A statewide task force on suicide prevention has revealed their first findings since it was created by Governor Andrew Cuomo in 2017. The report will give New York state a blueprint to strengthen efforts to save lives among the most high-risk groups within our community. 

The role of the task force was to review current programs and services involving suicide prevention in order to identify gaps in resources.

“Strengthen the healthcare system ability to really effectively treat individuals that are at high risk and we need to be doing more prevention programs to reduce the number of people who may reach a point of considering suicide,” said Dr. Peter Wyman, Co-Chair of the Suicide Prevention Taskforce.

According to the 50-page report, it breaks down the most at-risk populations of committing suicide in the state. Those included, veterans, Latina adolescents and members within the LGBTQ+ community.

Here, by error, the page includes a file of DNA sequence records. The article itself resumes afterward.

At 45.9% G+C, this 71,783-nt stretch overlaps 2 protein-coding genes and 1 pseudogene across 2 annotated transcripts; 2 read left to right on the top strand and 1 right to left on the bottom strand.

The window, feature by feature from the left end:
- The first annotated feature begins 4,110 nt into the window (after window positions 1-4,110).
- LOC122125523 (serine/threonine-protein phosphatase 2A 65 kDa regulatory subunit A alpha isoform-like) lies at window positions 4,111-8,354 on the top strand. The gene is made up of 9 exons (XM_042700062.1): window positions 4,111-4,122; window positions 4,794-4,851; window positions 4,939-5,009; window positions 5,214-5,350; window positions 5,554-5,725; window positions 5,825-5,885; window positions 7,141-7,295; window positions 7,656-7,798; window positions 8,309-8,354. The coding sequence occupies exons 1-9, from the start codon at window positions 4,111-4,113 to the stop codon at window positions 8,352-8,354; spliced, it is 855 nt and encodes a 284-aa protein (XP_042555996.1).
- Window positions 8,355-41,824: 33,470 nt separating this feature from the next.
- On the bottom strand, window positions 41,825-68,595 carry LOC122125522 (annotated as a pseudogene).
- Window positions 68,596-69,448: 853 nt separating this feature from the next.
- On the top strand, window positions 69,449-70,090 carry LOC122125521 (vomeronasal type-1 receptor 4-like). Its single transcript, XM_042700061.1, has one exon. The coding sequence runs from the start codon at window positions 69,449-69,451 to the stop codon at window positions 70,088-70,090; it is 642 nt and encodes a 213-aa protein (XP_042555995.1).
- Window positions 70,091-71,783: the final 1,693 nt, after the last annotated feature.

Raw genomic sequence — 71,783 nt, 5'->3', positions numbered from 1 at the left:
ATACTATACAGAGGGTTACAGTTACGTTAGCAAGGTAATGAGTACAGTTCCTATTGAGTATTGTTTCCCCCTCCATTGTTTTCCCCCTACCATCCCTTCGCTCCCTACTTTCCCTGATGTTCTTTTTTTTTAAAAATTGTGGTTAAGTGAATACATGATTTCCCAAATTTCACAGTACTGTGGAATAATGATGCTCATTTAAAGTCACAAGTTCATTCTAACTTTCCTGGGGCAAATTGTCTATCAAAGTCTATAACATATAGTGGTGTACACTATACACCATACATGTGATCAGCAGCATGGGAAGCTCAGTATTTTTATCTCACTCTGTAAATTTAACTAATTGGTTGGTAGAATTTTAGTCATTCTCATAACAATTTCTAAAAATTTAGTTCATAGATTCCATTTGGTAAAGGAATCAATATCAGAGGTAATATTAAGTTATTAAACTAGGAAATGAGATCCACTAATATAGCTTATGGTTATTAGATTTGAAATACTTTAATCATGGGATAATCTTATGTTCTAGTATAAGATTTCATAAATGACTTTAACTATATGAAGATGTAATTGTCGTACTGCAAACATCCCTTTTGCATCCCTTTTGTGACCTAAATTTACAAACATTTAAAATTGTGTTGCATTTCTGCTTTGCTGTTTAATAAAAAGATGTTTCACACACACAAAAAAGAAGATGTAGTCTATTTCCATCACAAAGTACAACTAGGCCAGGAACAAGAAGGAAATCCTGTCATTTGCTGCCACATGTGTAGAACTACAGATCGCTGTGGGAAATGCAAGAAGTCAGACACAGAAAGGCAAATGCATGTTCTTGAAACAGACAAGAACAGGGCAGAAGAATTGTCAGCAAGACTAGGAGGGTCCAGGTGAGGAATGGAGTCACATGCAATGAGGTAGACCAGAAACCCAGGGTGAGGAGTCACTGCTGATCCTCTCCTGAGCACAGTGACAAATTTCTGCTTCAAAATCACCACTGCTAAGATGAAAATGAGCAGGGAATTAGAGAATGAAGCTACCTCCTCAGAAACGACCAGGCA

Out Alliance in Rochester says transgender people are the most vulnerable when it comes to suicide. 

“It can definitely take a toll emotionally and physically,” said Tamara Leigh, Communications Director. “Especially with people who aren’t receiving a lot of support, they don’t have a lot of support network. So we try to stand in the gap there.”

Since the report was finalized, the state legislature has already passed the Gender Expression Nondiscrimination act. But even with that in place, Leigh says more needs to be done when it comes to resources and funding. 

“Without the availability of necessary funding to be able to close those gaps, so people don’t get lost in the system that people can reach out to help and receive it, it’s everything it means everything,” said Leigh. 

Another big concern that needs to be addressed moving forward with suicide prevention, is having complete and accurate data on suicide deaths and attempts that includes the surrounding circumstances of it.

“There’s often a two to three year lag in when that data is available and that’s critical for local communities to make prevention and programming choices for allocation of resources by the state,” said Wyman. 

If you or someone you know needs help, you can call the National Suicide Prevention Lifeline at 1-800-273-8255. It’s available 24 hours a day.

Link to the Taskforce report: https://omh.ny.gov/omhweb/resources/publications/suicide-prevention-task-force-report.pdf’